by Marion Nestle

Currently browsing posts about: Books

Mar 5 2016

Three books about eating: 3. A Short History

This is the third book about eating I’ve been posting about.  The first two were here and here.

Graham Dukes & Elisabet Helsing.  A Short History of Eating.  The London Press, 2016.

Dukes and Helsing, married couple, English and Norwegian respectively, and friends of long standing, have produced a light-hearted, entertainingly illustrated romp through the history of the human diet, from breast milk (on which Helsing is expert) to bubble gum, based on their research into a wide range of sources, literary as well as anthropological.   The authors quote poems in appropriate places:

When mighty Roast Beef was the Englishman’s food,

It ennobled our brains and enriched our blood.

Our soldiers were brave and our courtiers were good

Oh! the Roast Beef of old England.

The illustrations display cartoons, ads, portraits, and botanicals.

Here is an excerpt to give you the flavor…

Marie Antoinette, the last Queen of France before the Revolution, is often cited—almost certainly wrongly—as having suggested that since during a famine the starving population lacked bread they should eat cake instead…But if Marie Antoinette truly did propose that the populace eat cake, what sort of cake, familiar in her royal circle, might that have been?  Modern reference sources define a brioche today as a light yeast bread with butter and eggs…A better clue…may be that provided by that infamous rascal of the day, the Marquis de Sade.  In July 1783, from his prison cell in Vincennes…he wrote a letter to his patient wife imploring her to send him: “…four dozen meringues; two dozen sponge cakes (large): four dozen chocolate pastille candies with vanilla….”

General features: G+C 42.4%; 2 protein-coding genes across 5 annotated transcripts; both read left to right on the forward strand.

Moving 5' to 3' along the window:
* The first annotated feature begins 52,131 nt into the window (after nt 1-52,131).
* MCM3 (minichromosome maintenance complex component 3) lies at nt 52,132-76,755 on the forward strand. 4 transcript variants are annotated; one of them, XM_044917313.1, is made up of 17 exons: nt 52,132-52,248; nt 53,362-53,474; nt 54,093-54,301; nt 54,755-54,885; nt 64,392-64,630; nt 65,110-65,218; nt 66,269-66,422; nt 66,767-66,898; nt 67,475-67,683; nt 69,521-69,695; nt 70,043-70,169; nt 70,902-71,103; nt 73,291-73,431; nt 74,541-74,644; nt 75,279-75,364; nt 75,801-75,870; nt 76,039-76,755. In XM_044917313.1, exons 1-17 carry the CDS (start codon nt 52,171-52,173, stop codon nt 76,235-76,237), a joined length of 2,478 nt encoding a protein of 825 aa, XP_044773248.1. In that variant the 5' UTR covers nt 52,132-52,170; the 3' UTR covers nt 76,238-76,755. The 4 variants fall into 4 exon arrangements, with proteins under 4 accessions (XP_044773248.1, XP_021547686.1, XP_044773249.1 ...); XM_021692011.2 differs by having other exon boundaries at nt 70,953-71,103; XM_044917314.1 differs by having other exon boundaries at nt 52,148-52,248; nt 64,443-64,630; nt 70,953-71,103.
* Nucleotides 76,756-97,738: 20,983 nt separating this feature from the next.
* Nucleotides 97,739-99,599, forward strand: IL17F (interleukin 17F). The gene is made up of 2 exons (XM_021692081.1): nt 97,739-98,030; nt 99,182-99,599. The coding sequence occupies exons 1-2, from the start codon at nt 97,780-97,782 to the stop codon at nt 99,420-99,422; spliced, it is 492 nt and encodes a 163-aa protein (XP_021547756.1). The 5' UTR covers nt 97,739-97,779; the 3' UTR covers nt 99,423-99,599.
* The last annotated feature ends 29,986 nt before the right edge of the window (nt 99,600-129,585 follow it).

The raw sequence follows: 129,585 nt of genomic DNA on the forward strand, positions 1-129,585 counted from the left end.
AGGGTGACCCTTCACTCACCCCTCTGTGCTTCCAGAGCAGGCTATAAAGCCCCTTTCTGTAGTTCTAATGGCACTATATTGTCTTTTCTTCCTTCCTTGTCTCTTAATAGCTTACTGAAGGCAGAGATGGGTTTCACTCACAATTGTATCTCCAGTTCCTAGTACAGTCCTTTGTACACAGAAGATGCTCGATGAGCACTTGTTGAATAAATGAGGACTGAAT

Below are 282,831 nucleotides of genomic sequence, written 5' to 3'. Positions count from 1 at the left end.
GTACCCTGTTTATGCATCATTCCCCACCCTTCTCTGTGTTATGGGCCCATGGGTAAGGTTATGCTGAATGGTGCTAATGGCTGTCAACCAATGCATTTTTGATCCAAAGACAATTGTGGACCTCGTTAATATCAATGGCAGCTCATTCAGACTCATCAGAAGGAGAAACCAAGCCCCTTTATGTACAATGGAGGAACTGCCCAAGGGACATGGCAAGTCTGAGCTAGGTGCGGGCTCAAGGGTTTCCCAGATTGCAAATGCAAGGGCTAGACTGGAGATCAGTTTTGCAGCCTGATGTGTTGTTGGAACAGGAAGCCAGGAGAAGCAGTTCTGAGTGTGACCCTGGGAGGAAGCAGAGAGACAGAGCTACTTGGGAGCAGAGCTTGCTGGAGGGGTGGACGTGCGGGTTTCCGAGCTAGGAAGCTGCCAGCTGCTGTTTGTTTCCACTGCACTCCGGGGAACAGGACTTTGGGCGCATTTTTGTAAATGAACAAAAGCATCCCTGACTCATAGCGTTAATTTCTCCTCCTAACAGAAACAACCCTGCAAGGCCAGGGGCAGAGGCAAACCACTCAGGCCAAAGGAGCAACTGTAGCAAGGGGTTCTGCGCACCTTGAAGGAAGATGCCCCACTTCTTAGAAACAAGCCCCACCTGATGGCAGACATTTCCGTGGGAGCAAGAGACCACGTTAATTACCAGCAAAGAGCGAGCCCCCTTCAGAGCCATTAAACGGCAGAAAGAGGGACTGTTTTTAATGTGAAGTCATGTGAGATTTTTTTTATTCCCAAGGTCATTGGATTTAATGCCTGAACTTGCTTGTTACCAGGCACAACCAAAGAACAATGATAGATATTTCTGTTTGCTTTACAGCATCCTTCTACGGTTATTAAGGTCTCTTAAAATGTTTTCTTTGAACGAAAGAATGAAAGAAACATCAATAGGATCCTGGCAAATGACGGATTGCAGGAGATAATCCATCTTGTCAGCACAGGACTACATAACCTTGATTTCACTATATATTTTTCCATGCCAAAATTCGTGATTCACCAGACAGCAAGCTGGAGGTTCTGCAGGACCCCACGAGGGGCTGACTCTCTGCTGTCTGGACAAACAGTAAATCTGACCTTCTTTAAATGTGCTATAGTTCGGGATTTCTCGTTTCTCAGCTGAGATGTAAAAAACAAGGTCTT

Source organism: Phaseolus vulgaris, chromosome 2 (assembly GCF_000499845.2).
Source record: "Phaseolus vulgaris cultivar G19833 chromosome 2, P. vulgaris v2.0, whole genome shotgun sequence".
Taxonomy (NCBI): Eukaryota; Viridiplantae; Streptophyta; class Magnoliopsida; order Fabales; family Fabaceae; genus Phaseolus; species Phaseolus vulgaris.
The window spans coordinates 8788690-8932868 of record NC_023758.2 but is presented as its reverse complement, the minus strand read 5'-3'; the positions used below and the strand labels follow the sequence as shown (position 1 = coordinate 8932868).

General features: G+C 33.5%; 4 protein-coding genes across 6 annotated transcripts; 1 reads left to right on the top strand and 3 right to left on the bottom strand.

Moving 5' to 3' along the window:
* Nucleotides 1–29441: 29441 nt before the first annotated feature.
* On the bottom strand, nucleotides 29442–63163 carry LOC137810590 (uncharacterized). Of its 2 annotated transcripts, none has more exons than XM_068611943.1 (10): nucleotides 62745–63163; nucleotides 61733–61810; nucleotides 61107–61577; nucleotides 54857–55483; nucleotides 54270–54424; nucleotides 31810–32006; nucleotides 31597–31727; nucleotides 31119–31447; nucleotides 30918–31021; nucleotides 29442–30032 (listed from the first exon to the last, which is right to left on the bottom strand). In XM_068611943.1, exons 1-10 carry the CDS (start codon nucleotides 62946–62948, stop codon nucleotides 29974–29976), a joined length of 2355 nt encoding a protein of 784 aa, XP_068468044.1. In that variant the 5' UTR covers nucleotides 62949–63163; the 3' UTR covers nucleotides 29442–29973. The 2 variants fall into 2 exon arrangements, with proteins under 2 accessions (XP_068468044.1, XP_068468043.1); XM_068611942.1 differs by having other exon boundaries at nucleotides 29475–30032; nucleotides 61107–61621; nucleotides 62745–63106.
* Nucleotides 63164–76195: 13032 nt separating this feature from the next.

Feb 27 2016

Three books about eating: 2. The Practice of Eating

This is the second of three books about eating.  The first is here.

Alan Warde.  The Practice of Eating. Polity, 2016.

This is a sociologist’s attempt to establish a theory of food consumption.  Advances in theory, he says, have been limited for three reasons:

First, eating has been looked at as a series of practical problems, as a terrain of crises.  Second, the topic has been dealt with in multidisciplinary contexts where theoretical synthesis has had low priority.  Third, consumption remains subordinated to concern about production.

This book makes up for those deficiencies and will be greatly appreciated by graduate students of sociology, food studies, and other academic disciplines.

Feb 20 2016

Weekend reading: Three books about eating: 1. First Bite

You might think that eating is one of those things that comes naturally, but for the next three weeks I’m going to be posting books telling us how.  Here’s the first:

Bee Wilson.  First Bite: How We Learn to Eat. Basic Books, 2015.

Bee Wilson speaks from experience.  She once was a picky eater bordering on having an eating disorder.  Simply eating when hungry and stopping when full is a challenge for many of us.  Wilson explores how food preferences are acquired or made and how culture and environment turn biological needs into obesity-promoting hazards.  Her advice boils down to aphorisms, for example:

  • No one is too busy to cook.
  • Eat soup.
  • Rethink what counts as a main course.
  • Regular exercise definitely helps.
  • If you want your children to eat better, don’t tell them what to do: eat better yourself.
Feb 13 2016

Weekend Reading: Fed Up

Dale Finley Slongwhite.  Fed Up: The High Costs of Cheap Food.  University Press of Florida, 2014.

Yes, there’s a movie called Fed Up (in which I make a very brief appearance) but this book covers a quite different topic.  It takes a tough look at the impact of widespread pesticide use on farmworkers in the area around Lake Apopka in Central Florida.  Slongwhite tells the individual stories of these workers through oral histories, thereby putting a human face on callous disregard for people and the environment.

Feb 6 2016

Weekend Reading: Forked! (It’s just out)